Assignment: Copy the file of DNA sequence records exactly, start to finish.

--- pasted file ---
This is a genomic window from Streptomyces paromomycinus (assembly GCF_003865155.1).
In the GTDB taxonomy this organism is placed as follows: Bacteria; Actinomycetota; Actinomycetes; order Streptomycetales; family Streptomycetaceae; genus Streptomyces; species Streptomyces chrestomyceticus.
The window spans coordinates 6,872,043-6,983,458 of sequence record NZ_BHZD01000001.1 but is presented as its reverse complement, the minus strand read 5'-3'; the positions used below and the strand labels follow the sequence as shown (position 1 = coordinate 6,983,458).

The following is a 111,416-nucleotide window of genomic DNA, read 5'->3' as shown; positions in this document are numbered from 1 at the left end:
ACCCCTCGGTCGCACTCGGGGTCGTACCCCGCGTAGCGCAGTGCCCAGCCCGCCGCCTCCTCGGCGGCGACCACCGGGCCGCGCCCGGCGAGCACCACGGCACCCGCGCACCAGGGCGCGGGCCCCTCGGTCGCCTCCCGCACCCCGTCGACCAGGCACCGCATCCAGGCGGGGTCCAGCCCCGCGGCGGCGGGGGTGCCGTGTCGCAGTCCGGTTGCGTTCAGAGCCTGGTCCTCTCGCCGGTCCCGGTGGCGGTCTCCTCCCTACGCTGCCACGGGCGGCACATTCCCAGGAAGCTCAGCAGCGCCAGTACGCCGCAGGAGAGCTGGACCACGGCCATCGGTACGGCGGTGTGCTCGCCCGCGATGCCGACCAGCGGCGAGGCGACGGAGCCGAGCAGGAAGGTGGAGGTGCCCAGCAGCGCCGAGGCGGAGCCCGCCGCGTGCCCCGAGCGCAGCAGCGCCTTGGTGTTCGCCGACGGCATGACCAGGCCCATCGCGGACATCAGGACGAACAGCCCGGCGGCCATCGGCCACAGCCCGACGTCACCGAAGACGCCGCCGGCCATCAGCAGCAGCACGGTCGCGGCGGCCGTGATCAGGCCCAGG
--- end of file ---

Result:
This is a genomic window from Streptomyces paromomycinus (assembly GCF_003865155.1).
In the GTDB taxonomy this organism is placed as follows: Bacteria; Actinomycetota; Actinomycetes; order Streptomycetales; family Streptomycetaceae; genus Streptomyces; species Streptomyces chrestomyceticus.
The window spans coordinates 6,872,043-6,983,458 of sequence record NZ_BHZD01000001.1 but is presented as its reverse complement, the minus strand read 5'-3'; the positions used below and the strand labels follow the sequence as shown (position 1 = coordinate 6,983,458).

The following is a 111,416-nucleotide window of genomic DNA, read 5'->3' as shown; positions in this document are numbered from 1 at the left end:
ACCCCTCGGTCGCACTCGGGGTCGTACCCCGCGTAGCGCAGTGCCCAGCCCGCCGCCTCCTCGGCGGCGACCACCGGGCCGCGCCCGGCGAGCACCACGGCACCCGCGCACCAGGGCGCGGGCCCCTCGGTCGCCTCCCGCACCCCGTCGACCAGGCACCGCATCCAGGCGGGGTCCAGCCCCGCGGCGGCGGGGGTGCCGTGTCGCAGTCCGGTTGCGTTCAGAGCCTGGTCCTCTCGCCGGTCCCGGTGGCGGTCTCCTCCCTACGCTGCCACGGGCGGCACATTCCCAGGAAGCTCAGCAGCGCCAGTACGCCGCAGGAGAGCTGGACCACGGCCATCGGTACGGCGGTGTGCTCGCCCGCGATGCCGACCAGCGGCGAGGCGACGGAGCCGAGCAGGAAGGTGGAGGTGCCCAGCAGCGCCGAGGCGGAGCCCGCCGCGTGCCCCGAGCGCAGCAGCGCCTTGGTGTTCGCCGACGGCATGACCAGGCCCATCGCGGACATCAGGACGAACAGCCCGGCGGCCATCGGCCACAGCCCGACGTCACCGAAGACGCCGCCGGCCATCAGCAGCAGCACGGTCGCGGCGGCCGTGATCAGGCCCAGG